Three types of professionals are engaged in medical care in Japanese special needs schools. The Japanese school year begins in April, ends in March of the following calendar year, and includes three academic terms. Longitudinal data were collected at three time points based on these academic terms: the end of the first term (August 2013), the end of the second term (December 2013), and the end of the third term (March 2014).
We informed the study participants in writing that participation in the study was entirely voluntary and that their data would not be used for purposes other than research. Participants confirmed their intent to participate by signing the agreement. Ethical approval for the study was granted by the ethics committee of Kyoto University Graduate School of Medicine.
Confidentiality, anonymity, and participation withdrawal were discussed with participants prior to their provision of written informed consent.
We used the Japanese version of the MBI scale25 developed by Kubo,26 which has been used in burnout research by numerous researchers worldwide, leading to the accumulation of a large body of research involving the scale. The Japanese version of the MBI was used in the current study because it is the most frequently used scale in burnout research in Japan, and the reliability and validity of the scale have been verified. The scale consists of three subscales: emotional exhaustion (five items), depersonalization (six items), and reduced personal accomplishment (six items). All items are rated on a 5-point Likert-type scale ranging from 1 (never) to 5 (always). Scores for the subscales are calculated by dividing the total scores by the number of items. In the Japanese version of the MBI, total scores range from 3 to 15 and are calculated by adding the total scores for the three subscales. We used a four-stage model of burnout, which was developed by Tao and Kubo27 and based on the Japanese version of the MBI, to assess participants’ burnout. In a study examining burnout in Japanese nurses, Tao and Kubo compared scores on the Japanese version of the MBI with strength of turnover intention, which is measured using the question “Do you want to change your position at work or continue as a nurse?” Turnover intention was evaluated according to four stages based on responses to this question: Stage 1: “Things are fine the way they are”, Stage 2: “I want to switch units”, Stage 3: “I want to switch hospitals”, and Stage 4: “I want to quit nursing”. Tao and Kubo asserted that at Stage 4, characterized by a desire to withdraw from one’s job, tension that peaked during Stage 3 is suddenly released, and feelings of pride and responsibility concerning work are lost. Based on this work, we considered participants to have reached burnout if their burnout scores placed them at the final stage. Based on Tao and Kubo’s work, we calculated the burnout scale score ranges for Stages 1 (3.00–7.40), 2 (7.41–7.80), 3 (7.81–11.80), and 4 (11.81–15.00). We then defined high, moderate, and low levels of burnout as representative of participants having reached Stage 3 or 4, 2, and 1, respectively.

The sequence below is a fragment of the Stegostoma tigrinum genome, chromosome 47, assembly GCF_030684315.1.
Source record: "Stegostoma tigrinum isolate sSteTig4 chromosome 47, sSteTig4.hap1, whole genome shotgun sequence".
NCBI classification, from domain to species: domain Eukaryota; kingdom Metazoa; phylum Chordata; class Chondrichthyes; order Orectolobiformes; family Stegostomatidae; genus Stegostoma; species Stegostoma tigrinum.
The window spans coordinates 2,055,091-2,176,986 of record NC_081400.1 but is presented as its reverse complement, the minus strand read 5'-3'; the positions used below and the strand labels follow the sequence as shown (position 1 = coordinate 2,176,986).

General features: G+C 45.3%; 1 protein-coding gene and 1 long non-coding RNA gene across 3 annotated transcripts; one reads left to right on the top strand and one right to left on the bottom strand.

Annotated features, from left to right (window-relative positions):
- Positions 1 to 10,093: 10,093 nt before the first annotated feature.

We used the Nurse–Teacher Collaboration Scale28 to measure the extent of participants’ collaboration achievement. The scale was developed to measure achievement of collaboration between medical care workers in Japanese special needs schools28 and originally referenced the theory of San Martin-Rodriguez et al.29 The scale consists of three subscales: satisfaction with school organization and system for medical care (13 items), satisfaction with the respect shown for professional expertise (7 items), and satisfaction with daily communication (8 items). All items were rated on a 4-point Likert-type scale ranging from 1 (strongly disagree) to 4 (strongly agree). Scores for the subscales are calculated by adding the scores for each item. Total scores range from 28 to 112 and are calculated by adding the total scores for the three subscales. The reliability and validity of the scale were verified by Kanayama and Iwai.28